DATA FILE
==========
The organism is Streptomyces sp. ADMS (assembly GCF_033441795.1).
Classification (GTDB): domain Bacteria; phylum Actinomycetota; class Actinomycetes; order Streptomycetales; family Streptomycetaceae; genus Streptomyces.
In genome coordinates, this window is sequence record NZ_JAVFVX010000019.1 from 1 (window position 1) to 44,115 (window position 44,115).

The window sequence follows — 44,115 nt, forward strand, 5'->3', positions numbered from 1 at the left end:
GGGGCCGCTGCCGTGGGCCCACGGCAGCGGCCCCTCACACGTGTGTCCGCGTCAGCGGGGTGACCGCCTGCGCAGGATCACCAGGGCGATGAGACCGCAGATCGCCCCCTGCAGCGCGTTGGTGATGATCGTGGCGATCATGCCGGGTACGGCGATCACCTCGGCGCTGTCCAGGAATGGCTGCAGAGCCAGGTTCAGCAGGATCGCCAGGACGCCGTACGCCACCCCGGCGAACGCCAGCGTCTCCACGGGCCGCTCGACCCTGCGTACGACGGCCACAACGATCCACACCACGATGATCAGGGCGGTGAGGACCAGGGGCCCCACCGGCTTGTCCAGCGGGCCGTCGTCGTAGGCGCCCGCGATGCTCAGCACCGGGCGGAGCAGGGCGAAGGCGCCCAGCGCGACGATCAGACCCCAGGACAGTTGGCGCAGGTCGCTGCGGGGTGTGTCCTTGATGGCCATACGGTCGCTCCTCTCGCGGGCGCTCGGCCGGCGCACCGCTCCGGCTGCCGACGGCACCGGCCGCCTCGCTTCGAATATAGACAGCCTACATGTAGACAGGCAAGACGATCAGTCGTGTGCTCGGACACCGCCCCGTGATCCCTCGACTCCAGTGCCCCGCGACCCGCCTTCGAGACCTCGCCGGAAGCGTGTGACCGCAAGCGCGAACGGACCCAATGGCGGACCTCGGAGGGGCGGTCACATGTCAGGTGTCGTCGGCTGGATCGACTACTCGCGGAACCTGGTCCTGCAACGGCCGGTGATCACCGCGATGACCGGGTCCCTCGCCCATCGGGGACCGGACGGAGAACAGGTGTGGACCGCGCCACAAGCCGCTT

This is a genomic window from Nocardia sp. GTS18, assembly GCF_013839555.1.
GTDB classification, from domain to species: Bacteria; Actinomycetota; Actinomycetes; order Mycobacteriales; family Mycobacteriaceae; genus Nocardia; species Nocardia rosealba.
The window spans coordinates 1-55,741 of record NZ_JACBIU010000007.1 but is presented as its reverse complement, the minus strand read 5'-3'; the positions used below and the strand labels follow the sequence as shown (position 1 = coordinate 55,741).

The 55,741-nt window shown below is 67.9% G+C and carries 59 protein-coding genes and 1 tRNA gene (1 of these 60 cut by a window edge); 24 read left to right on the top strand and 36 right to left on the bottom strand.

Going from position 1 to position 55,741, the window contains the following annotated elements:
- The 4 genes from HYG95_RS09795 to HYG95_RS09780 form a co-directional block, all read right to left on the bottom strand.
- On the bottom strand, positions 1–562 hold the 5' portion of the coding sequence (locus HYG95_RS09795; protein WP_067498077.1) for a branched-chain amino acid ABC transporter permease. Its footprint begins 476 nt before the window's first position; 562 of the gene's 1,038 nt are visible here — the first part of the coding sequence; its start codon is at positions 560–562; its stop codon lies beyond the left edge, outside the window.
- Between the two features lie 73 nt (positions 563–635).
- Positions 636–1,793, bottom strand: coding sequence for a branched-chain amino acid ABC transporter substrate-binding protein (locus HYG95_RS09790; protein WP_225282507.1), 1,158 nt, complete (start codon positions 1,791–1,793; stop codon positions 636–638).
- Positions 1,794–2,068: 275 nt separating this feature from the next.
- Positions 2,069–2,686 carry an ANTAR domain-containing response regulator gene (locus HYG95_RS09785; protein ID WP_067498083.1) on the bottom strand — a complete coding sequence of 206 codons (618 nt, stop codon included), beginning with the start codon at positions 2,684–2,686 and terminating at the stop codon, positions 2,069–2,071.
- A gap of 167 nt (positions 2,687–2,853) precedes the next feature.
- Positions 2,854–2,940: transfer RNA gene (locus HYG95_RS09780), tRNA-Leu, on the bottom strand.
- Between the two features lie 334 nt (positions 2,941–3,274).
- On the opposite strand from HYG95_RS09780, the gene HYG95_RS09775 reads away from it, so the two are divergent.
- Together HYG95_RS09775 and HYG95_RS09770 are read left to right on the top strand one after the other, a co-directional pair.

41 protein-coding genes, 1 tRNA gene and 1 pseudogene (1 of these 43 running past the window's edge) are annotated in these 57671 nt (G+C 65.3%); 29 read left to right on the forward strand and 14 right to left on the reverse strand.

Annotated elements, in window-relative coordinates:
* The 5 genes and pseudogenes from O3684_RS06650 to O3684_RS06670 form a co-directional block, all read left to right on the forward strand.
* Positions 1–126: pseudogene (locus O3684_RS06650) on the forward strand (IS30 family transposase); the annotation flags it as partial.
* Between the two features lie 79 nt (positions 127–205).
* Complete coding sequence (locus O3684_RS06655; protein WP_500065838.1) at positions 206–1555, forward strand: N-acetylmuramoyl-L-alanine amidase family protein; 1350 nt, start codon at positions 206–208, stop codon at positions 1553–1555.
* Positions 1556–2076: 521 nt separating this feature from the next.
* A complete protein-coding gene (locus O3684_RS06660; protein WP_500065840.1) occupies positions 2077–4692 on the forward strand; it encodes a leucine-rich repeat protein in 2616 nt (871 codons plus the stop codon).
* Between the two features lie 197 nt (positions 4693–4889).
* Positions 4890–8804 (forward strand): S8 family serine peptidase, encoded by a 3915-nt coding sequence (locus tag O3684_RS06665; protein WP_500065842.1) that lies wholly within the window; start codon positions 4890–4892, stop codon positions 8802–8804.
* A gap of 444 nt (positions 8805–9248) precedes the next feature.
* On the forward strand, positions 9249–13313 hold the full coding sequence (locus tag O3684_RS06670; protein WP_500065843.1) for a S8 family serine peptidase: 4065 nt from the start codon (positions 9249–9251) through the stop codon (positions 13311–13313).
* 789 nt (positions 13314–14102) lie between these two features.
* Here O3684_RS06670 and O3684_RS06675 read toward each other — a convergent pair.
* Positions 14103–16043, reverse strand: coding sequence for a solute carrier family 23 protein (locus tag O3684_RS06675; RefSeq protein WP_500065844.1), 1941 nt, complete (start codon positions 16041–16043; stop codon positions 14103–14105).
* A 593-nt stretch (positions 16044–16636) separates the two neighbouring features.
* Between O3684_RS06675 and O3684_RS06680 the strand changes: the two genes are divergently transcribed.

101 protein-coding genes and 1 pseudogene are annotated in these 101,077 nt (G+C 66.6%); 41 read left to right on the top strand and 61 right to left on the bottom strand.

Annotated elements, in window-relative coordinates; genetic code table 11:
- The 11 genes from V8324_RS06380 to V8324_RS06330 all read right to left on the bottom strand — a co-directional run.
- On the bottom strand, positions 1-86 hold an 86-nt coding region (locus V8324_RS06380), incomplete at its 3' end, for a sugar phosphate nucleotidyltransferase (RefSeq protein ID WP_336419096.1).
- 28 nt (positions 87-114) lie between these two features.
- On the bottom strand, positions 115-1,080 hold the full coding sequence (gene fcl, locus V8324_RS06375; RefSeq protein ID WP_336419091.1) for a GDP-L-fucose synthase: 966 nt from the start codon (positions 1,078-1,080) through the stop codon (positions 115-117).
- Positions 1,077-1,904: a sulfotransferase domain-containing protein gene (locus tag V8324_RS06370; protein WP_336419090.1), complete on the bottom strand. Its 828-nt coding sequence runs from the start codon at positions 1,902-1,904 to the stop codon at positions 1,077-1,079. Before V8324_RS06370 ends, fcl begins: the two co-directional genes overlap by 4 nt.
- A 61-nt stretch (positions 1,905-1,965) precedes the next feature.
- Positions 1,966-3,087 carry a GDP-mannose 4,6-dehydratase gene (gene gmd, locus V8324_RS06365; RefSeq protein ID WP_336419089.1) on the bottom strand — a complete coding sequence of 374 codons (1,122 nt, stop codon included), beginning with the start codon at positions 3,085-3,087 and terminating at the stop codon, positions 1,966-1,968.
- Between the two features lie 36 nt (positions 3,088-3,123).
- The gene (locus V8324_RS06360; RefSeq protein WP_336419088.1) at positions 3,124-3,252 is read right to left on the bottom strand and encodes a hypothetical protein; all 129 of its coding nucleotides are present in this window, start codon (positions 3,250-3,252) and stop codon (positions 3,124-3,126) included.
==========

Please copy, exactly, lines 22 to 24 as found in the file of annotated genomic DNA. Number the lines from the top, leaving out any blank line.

41 protein-coding genes, 1 tRNA gene and 1 pseudogene (1 of these 43 running past the window's edge) are annotated in these 57671 nt (G+C 65.3%); 29 read left to right on the forward strand and 14 right to left on the reverse strand.

Annotated elements, in window-relative coordinates:
* The 5 genes and pseudogenes from O3684_RS06650 to O3684_RS06670 form a co-directional block, all read left to right on the forward strand.